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Sham Oriental

( Originally Published 1913 )

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I use the word Oriental widely here, not referring to Oriental porcelain alone. Strictly speaking, there is no such thing as sham Oriental porcelain; the old English and French and German imitations of Oriental were copies, but not counterfeits. There is, however, sham Oriental porcelain in this sense, that common Chinese or Japanese stuff twenty years old or less is brought to Europe, and worked on by counterfeiters, who wish to produce something that greenhorns will buy as being old Oriental, heraldic or otherwise. About that I have written elsewhere.

Other Oriental Shams. It is of other Oriental curios which are forged that I now wish to write. In principal London thoroughfares I have seen shop-windows full of these counterfeits, and they sell, for I have seen drawing-rooms also that were almost full of them. I do not doubt that many a reader will have a "Benares " tray at home that was made at Birmingham, or a pair of "Japanese bronze" candlesticks that are not bronze, and never saw Japan.

Before me lies the Official Catalogue of Indian Art at the Delhi Exhibition, 1903. It is a sumptuously illustrated volume, written by Sir George Watt, C.I E. Here are pictured and described the real art-products of India; which are counterfeited in Birmingham and elsewhere, to be sold to unwary people with a taste for Indian curios and a wish to gratify it cheaply. Let us consider one or two items, as a warning.

"Benares Brass." There is the big, round, shallow brassy tray which is bought, with a sham "gate-leg " stand, made up of wooden balls wired together, to adorn suburban drawing-rooms and be the pride of a hostess about five o'clock on her "day." Now as a rule such a tray is not brass at all. It ought to be of solid brass -it is common white metal, lacquered yellow; it ought to be punched repousse, or cut into the most wonderfully intricate and unsymmetrical designs, but it is rudely chiselled - "done by a prisoner with a nail," is the legend which sells it-into crude, sparse, and balanced designs that would be impossible from an Indian craftsman's hand and eye. It speedily discolours, and will not brighten again or polish; nothing but re-lacquering will make it again look seemly and clean. Much the same things are true of the "Japanese bronze" candlesticks, cast of white metal in moulds taken from the real things, and then coloured to imitate and sell for old bronze.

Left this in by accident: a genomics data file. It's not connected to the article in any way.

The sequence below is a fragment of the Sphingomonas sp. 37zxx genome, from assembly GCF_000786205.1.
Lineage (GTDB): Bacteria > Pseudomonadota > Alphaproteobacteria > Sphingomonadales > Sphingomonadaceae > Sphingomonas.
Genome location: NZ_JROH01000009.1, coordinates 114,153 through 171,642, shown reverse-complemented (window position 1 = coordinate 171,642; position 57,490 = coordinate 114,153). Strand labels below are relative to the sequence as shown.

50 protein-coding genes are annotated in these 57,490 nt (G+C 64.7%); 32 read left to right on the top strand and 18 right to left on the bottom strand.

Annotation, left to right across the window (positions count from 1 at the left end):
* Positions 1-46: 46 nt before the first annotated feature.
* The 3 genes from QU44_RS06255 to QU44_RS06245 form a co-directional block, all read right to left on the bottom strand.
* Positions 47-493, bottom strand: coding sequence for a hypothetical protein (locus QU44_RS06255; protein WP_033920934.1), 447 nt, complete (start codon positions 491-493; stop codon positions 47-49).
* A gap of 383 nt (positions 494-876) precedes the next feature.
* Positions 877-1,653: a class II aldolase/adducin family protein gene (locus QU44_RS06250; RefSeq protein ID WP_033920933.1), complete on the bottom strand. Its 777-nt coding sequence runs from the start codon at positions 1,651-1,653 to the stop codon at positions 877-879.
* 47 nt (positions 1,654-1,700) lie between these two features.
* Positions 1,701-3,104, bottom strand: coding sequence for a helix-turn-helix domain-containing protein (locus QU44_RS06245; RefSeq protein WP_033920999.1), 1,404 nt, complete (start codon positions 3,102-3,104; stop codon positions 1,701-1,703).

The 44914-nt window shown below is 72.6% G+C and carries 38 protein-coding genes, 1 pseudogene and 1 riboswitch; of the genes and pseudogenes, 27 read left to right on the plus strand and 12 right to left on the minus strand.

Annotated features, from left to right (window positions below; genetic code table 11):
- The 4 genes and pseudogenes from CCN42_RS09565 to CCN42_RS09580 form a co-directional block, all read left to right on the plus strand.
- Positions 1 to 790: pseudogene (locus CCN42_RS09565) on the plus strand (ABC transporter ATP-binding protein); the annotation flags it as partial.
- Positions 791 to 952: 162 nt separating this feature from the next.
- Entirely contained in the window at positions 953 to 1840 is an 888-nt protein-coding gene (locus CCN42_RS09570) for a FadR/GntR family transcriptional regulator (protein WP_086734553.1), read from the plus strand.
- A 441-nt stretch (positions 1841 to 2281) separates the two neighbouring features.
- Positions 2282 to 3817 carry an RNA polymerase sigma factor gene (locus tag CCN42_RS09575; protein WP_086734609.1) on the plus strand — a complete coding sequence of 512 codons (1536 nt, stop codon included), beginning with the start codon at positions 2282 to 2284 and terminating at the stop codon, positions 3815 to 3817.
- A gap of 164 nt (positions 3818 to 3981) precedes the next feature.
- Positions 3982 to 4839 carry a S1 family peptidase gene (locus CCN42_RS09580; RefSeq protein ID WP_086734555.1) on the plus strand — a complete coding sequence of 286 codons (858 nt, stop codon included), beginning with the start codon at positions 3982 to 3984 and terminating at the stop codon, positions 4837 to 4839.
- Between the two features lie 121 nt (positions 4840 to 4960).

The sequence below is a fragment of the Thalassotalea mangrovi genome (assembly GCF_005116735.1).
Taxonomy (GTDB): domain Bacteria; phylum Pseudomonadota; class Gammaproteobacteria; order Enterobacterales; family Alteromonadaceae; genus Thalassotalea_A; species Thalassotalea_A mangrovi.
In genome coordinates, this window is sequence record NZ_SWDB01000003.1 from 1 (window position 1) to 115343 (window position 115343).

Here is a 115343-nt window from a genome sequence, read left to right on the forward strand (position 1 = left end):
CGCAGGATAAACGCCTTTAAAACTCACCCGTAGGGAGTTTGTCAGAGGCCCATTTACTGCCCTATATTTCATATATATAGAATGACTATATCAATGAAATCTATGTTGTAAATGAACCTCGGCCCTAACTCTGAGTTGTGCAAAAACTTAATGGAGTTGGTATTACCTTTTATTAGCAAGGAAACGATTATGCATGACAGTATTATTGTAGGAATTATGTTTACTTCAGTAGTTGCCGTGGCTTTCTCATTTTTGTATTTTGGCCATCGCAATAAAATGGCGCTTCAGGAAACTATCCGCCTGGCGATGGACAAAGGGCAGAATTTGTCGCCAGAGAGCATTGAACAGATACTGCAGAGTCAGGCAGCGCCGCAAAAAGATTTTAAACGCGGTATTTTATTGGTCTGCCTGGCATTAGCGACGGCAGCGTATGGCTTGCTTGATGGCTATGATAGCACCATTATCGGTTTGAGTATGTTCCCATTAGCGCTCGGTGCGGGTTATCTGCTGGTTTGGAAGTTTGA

"Japanese Ivories." I see pawnbrokers' shopwindows full of modern imitations of old carved ivory figures and old netsukes. Now, first of all, in these modern figures the " ivory " is often mere cut bone; secondly, it is often not even bone, nor carved, but celluloid or horn, moulded when hot. Thirdly, when it is ivory and carved, the carving is (for the Orient) very poor art and workmanship; and, fourthly, these modern figures at their best are not beautiful, not fine, not ancient, and not "art." Moreover, they are too plentiful ever to make an appreciating "line" for a collector, and they will become more plentiful still, for they are being exported to Europe from Oriental manufactories by shiploads every year.

Sham Netsukes. A netsuke is a kind of button, not really a button, however, but, to be accurate, a knob or boss-something used as a weight or stopper for a slip-knot, to balance the fan, or tobacco-pouch, or what not fastened by a thin cord and depending from the wearer's sash. To be valuable, a netsuke must be old; it may have been finely carved, but the main thing is that age and use should have worn away the sharp edges of the carving; what Japanese connoisseurs consider a desirable old netsuke is one which has been worn and used, and thereby rubbed, rounded, and smoothed. If you look at the sham netsukes in the pawnbrokers' shop-windows you will see how they differ from all this; no age-long friction by silken wear has been at work on them.

The rarest and perhaps the oldest real netsukes are those which originally consisted of a knot, core, or root of hard wood; the artist took the naturally shaped material, cut and carved it a little, and brought out the particular shape which his eye saw it resemble. But the sham netsuke is seldom of wood; it is often moulded out of celluloid or horn, and when it is a moulded one, you will see, if you look closely, the places at which the half-moulds joined-there is a seam, and the seam is often darker in colour. When the modern thing is actually carved ivory it is so roughly hewn and inartistic as to be of no art-value, I say, and it has no collecting value at all.



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